If you live in San Francisco, you’ve likely noticed it’s hard to go a block without seeing cigarette butts strewn about the sidewalk. It kind of makes sense, as buttcans are few and far between and it’s unsafe to throw a less-than-entirely-extinguished cigarette butt into the garbage. But this is a big problem, as cigarette butts hold toxic chemicals such as nicotine, arsenic, and formaldehyde. They’re also made of plastic, which means they never biodegrade. Butts left on the ground photodegrade into smaller and smaller bits of microplastic that end up in our environment.

Cigarette butts are the most littered item in the world. In the Bay Area alone, smokers litter about 3 billion butts per year. Our dedicated Hold onto Your Butt (HOTYB) volunteers are working to install more buttcans in SF and beyond in order to provide smokers with a safe alternative to the ubiquitous cigarette flick.

To that end, our HOTYB Program Lead, Shelly Ericksen, recently won a competitive NOAA marine debris grant that will allow us to install about 200 buttcans in strategic locations across SF and the Golden Gate National Recreation Area. Our goal is to change the behavior of SF residents and tourists and drastically reduce the amount of butt debris that enters our waterways.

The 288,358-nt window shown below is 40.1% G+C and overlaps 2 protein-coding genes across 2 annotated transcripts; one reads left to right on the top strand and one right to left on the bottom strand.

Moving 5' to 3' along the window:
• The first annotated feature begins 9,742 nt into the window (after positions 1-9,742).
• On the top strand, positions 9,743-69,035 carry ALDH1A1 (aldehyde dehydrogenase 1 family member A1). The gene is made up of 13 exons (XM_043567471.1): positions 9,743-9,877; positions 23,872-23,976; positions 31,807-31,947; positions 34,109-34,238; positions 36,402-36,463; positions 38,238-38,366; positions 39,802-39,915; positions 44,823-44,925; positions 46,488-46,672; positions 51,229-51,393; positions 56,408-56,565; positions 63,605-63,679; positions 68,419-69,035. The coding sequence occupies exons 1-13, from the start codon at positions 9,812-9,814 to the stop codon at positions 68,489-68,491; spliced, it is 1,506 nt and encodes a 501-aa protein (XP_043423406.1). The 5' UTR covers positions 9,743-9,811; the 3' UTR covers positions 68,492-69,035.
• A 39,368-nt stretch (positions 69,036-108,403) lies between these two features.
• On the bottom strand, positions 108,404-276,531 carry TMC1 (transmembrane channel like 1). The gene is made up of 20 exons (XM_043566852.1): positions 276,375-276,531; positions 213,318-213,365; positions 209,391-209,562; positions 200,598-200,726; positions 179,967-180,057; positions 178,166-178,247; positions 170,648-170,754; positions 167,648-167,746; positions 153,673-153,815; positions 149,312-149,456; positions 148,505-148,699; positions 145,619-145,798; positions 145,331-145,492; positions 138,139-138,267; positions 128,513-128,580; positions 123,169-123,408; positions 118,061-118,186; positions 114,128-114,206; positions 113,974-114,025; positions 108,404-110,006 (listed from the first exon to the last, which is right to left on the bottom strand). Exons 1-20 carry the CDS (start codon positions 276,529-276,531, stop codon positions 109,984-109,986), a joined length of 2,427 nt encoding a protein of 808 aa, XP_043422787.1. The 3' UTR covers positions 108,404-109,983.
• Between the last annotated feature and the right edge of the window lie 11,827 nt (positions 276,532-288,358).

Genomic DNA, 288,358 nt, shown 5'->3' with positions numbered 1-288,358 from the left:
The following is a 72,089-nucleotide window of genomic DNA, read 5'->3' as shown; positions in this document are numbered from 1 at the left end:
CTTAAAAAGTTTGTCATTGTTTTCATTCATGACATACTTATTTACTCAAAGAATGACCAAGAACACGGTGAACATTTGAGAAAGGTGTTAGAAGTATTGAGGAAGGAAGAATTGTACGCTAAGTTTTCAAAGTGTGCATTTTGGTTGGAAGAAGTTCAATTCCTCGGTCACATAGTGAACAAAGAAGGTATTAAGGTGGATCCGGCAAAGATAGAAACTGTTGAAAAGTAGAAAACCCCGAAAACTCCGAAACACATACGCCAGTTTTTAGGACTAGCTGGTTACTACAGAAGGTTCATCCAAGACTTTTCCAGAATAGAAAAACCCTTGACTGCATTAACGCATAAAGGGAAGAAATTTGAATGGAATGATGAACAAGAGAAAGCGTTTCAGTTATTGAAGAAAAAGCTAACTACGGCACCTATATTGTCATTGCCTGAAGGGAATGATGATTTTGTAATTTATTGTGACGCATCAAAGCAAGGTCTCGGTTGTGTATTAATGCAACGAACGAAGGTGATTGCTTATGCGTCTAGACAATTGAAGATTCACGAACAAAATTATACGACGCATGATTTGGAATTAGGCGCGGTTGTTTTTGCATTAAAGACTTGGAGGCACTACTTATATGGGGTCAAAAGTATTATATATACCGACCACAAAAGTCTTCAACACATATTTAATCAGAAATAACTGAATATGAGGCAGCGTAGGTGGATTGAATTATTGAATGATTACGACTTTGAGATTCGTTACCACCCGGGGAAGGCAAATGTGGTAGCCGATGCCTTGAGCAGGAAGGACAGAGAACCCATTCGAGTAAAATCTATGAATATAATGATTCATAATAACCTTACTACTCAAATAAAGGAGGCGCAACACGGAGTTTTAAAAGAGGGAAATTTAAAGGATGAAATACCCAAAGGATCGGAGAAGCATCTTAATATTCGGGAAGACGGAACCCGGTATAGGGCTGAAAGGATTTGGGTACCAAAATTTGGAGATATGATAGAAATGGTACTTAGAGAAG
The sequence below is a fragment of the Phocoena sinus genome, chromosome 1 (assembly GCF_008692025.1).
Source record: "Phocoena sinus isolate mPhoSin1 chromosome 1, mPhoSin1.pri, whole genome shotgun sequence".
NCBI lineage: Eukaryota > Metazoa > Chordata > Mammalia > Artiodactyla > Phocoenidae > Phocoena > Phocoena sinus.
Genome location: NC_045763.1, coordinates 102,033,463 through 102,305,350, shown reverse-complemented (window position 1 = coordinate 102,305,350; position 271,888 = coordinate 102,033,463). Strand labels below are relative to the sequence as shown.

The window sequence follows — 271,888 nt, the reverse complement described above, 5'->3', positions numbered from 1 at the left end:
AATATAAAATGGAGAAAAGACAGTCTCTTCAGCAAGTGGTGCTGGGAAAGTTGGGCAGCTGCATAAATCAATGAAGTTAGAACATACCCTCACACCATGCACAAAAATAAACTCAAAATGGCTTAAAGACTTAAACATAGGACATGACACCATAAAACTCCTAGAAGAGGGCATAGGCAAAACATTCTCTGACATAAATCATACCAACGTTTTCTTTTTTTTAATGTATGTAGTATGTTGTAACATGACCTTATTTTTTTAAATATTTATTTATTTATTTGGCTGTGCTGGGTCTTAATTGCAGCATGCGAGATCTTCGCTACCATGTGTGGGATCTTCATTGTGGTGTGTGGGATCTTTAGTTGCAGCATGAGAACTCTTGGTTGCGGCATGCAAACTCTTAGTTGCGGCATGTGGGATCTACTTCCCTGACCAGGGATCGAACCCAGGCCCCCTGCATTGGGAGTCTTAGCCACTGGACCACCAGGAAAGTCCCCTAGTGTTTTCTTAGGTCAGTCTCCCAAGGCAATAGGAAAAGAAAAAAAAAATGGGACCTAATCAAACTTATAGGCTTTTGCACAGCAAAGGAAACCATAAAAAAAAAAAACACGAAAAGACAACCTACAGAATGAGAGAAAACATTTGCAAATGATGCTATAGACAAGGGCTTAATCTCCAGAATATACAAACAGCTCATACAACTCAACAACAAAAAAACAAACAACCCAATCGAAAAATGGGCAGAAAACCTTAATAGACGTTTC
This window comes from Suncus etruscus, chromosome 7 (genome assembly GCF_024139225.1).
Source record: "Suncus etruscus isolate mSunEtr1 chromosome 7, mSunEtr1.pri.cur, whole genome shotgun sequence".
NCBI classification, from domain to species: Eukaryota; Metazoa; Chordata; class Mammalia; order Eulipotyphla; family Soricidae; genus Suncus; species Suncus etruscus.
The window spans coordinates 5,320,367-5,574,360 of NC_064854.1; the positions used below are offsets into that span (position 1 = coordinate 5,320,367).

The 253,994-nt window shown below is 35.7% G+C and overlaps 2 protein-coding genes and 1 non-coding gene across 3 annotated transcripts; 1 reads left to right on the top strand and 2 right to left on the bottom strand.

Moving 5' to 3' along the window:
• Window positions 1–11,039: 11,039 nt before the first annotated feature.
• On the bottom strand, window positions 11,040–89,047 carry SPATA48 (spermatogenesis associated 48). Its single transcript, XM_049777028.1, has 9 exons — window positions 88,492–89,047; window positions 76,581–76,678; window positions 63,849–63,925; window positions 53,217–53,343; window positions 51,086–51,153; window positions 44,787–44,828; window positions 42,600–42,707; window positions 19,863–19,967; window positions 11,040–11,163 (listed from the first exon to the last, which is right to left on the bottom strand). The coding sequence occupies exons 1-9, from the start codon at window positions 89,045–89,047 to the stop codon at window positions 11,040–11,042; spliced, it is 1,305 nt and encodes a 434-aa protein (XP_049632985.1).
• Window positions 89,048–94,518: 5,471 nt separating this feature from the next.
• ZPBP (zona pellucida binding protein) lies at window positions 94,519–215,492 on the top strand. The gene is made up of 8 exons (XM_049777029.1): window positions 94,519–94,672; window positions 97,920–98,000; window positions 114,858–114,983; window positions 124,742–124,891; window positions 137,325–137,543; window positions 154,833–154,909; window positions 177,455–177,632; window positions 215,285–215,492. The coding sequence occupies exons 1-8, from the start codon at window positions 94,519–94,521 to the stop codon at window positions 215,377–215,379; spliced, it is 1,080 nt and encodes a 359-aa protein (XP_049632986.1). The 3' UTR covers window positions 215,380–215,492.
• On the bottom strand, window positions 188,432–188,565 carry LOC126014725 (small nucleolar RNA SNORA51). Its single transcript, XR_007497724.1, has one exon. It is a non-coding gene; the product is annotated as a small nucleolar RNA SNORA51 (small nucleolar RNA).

The HOTYB program recently installed 40 buttcans in the Richmond and Sunset Districts and found that the cans capture ~9,000 butts each month. (Public Works Ambassadors count the deposited butts and recycle them through TerraCycle.) After hearing about the success of this pilot program, the National Parks Service reached out to Shelly, suggesting she apply for the NOAA grant.

“One of the reasons NOAA was really interested is because everyone is aware of this problem but people seem to be at a loss for how to address it,” Shelly says. “[NOAA was] excited to see that our program is gaining traction in the city and is actually working.”

Not only will the grant help us keep butts off the street, it’ll allow us to measure our impact. We’ll be placing the ~200 buttcans in heavily littered locations across San Francisco, as well as in coastal areas outside the city, like Point Reyes. Public Works Ambassadors and NPS will count the deposited butts.

We’re going to need a lot of help, so stay tuned for upcoming volunteer dates! We’ll eventually need people to install cans but, most immediately, we’ll need assistance scouting and collecting data at potential install locations. If you’d like to learn more and get involved, check out our page!

Shelly also wants the world to know winning this grant wouldn’t have been possible without the support of her contacts at the National Parks Service, Sunshine Swinford, and Surfrider Headquarters.

Let your SF district supervisor know getting butt litter off the streets is important to you. You can find your District here and your Supervisor’s email and phone number here. And please help us out by reporting spots that have a high volume of cigarette litter on 311!